The other day we took this sandwich to work, only to bite into a very soggy piece of bread come lunchtime. We made a few crucial mistakes—ones we remedied the next day. Here are our tips...
We don't make sandwiches for lunch that often, so when we put mayonnaise on one slice of bread, topped it with juicy tomatoes and the rest of the vegetables, then smushed our sandwich into a container and let it sit for four hours, we weren't really thinking of the consequences.
Since then, we've been experimenting with a few different techniques:
• Put a single layer of deli meat on each slice of bread and spread the condiments on those. The meat creates a barrier between the bread and the rest of the ingredients. You can stuff more slices of meat in the middle if you want.
• Just pack the separates and make the sandwich at work. We've done this, too, with success. Bread goes in one bag or container, meat and vegetables in another. A little dollop of mustard and mayonnaise go on the edge of one container (or maybe you have packets of those in your office snack room).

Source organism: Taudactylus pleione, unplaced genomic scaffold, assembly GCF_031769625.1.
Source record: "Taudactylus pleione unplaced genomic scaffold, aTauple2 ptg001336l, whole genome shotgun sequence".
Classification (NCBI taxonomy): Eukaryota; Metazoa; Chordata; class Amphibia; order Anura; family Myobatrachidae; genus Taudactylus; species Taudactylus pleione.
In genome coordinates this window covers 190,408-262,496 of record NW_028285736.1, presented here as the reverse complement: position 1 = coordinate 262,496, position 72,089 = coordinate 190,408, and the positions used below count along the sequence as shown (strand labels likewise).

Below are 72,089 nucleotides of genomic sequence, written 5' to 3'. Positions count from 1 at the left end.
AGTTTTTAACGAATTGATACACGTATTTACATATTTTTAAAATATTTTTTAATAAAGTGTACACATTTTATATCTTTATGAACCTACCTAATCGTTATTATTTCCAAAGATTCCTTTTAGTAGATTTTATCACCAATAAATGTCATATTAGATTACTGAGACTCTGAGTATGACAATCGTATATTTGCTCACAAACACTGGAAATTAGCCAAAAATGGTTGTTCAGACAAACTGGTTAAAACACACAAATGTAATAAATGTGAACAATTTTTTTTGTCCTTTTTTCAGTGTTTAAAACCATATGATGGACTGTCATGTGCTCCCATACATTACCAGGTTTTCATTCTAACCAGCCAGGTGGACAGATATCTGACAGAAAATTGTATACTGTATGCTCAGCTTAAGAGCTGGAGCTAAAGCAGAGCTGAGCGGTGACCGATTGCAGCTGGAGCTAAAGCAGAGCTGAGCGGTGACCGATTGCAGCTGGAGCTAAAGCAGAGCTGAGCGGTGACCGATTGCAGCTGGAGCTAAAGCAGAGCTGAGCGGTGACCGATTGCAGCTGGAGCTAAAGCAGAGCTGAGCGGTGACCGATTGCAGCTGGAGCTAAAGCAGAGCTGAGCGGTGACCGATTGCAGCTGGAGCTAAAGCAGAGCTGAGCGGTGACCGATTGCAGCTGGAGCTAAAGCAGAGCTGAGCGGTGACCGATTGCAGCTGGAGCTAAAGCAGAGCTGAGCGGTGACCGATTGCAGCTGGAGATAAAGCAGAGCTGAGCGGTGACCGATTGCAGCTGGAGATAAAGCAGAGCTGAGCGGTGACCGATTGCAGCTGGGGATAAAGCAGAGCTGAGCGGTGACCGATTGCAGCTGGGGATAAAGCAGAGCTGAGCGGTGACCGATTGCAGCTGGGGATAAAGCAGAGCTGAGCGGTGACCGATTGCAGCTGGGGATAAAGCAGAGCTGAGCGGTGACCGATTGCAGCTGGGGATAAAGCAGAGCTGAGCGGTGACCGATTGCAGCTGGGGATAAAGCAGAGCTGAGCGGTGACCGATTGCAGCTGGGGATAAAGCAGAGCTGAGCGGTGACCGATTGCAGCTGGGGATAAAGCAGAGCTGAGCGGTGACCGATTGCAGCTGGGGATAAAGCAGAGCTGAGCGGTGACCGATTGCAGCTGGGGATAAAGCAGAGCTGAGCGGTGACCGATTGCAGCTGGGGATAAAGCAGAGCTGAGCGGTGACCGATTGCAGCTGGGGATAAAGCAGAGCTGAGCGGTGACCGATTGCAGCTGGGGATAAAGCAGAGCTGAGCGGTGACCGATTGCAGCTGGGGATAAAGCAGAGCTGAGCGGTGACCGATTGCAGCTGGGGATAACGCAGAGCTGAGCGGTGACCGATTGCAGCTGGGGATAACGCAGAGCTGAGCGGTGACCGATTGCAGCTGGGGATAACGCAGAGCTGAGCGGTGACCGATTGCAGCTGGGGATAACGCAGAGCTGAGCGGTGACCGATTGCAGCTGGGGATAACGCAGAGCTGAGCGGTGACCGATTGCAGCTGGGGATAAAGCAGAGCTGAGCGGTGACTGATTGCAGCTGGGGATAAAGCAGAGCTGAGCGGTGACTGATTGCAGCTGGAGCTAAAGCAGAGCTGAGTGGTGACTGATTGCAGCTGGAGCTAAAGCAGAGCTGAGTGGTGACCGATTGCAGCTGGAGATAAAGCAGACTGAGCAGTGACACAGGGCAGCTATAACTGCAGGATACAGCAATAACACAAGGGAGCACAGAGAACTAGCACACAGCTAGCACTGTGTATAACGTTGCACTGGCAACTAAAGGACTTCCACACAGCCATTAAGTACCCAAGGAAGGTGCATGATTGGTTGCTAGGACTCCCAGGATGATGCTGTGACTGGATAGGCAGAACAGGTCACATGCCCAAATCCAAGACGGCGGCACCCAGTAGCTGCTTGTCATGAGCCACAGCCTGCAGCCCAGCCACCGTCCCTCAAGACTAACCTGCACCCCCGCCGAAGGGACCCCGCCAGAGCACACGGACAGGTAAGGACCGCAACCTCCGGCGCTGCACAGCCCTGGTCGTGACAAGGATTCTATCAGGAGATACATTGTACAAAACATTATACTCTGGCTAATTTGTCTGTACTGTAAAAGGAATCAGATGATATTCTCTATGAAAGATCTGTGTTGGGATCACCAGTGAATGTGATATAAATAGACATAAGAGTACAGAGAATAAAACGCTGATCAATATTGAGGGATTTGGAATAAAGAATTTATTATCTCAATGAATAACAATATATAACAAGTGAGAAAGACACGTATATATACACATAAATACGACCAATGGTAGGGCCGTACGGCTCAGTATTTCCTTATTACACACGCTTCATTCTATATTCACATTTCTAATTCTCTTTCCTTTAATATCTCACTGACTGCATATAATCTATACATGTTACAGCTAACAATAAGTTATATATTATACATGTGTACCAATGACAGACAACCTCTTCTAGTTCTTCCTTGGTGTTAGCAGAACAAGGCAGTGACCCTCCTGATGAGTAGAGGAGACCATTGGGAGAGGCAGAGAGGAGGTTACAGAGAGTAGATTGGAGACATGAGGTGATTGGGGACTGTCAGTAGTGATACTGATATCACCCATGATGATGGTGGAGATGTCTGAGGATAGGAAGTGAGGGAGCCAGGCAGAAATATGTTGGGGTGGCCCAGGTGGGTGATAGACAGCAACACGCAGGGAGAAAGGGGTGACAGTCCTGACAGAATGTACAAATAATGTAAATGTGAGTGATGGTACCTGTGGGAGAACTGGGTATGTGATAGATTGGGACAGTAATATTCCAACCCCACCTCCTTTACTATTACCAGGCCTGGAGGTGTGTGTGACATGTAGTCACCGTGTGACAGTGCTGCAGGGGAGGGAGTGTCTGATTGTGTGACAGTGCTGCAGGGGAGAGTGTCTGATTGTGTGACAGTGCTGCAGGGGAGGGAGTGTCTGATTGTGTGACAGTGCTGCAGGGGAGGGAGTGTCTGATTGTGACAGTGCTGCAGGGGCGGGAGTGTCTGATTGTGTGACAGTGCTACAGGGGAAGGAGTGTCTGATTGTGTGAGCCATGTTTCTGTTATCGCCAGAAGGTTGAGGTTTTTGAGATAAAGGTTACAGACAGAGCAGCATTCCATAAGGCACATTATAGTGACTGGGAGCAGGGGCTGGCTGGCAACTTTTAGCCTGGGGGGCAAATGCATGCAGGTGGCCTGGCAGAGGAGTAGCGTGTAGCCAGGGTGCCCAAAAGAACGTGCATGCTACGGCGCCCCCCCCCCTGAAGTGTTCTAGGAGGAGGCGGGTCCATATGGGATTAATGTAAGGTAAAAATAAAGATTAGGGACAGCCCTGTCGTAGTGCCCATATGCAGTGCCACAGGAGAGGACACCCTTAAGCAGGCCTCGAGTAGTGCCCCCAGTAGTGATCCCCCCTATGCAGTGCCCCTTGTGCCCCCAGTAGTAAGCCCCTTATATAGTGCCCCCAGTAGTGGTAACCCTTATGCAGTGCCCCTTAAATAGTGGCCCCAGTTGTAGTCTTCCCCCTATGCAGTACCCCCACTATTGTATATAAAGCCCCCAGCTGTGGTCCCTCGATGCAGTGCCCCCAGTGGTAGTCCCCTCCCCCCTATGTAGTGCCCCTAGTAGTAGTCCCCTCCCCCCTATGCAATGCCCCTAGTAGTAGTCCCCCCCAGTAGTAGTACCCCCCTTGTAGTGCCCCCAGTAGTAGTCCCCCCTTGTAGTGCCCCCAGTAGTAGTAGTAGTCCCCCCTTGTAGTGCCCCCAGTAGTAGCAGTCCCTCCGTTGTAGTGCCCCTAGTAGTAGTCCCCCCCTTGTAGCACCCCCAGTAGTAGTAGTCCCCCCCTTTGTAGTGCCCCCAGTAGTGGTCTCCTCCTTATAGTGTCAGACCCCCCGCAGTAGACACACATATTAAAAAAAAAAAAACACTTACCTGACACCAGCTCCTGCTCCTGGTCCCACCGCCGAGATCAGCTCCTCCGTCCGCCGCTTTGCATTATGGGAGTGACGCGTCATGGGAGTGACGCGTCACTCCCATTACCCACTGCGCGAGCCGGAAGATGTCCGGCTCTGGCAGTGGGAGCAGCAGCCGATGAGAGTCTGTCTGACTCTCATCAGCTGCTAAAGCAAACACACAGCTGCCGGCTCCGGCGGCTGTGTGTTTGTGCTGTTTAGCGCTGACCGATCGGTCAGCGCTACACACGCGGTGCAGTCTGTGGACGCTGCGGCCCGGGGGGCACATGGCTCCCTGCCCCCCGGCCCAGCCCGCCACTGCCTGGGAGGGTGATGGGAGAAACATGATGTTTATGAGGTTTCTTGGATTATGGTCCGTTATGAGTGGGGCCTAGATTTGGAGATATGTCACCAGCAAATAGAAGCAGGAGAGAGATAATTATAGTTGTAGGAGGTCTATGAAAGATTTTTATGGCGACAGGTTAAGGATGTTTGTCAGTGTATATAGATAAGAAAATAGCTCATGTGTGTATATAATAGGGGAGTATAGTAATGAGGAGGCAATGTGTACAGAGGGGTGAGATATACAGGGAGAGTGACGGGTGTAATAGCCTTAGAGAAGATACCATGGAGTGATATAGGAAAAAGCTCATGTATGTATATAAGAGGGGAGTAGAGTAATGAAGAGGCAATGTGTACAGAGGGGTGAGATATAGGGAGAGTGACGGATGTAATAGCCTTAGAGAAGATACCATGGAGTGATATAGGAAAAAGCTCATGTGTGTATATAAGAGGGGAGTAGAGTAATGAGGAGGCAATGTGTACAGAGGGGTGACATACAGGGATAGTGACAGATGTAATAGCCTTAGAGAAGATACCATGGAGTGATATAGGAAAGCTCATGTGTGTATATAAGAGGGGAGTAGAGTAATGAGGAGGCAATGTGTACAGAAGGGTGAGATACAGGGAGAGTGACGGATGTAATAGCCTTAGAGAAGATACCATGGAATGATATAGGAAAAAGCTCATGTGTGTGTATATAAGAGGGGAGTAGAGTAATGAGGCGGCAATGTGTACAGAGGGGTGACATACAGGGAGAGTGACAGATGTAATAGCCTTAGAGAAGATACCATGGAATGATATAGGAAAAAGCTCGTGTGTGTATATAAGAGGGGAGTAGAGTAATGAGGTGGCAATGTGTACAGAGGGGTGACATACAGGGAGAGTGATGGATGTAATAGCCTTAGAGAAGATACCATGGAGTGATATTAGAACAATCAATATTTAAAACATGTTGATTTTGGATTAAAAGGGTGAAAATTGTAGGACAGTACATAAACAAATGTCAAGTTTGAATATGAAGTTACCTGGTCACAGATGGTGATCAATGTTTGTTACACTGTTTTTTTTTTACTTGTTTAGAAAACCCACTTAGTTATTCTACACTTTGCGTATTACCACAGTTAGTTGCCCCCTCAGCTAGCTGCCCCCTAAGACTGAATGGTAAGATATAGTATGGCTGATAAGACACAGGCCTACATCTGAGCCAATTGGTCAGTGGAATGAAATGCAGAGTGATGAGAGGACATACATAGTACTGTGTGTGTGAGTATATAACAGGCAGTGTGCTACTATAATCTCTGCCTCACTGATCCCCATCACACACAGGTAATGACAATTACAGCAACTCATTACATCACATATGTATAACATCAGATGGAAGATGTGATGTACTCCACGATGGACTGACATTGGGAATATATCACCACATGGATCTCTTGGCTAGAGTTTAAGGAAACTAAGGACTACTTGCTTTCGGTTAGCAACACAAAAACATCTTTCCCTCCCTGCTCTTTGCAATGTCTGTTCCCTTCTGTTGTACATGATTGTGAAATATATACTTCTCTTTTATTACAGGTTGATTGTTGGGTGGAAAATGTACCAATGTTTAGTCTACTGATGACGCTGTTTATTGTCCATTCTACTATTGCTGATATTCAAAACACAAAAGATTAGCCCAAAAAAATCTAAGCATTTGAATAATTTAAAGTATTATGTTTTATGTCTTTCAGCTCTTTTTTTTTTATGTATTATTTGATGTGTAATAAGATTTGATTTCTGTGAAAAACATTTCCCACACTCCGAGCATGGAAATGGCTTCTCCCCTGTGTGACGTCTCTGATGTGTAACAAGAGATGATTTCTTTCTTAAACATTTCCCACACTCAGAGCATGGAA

• Set tomatoes, pickles, or other drippy ingredients on paper towels while you make the rest of the sandwich. It helps cut down on some of the excess moisture that might otherwise get absorbed by the bread.
• Use cheese as a barrier. Same idea as with the deli meat—and works for vegetarian sandwiches.
Not really rocket science, but sometimes the simplest ideas work best. What do you do to keep sandwiches crispy and fresh for lunch? Any packaging tips that make a difference? Tell us in the comments.
Related: The Spanglish Sandwich with Avocado
(Image: Flickr member tlillis4, licensed for use under Creative Commons)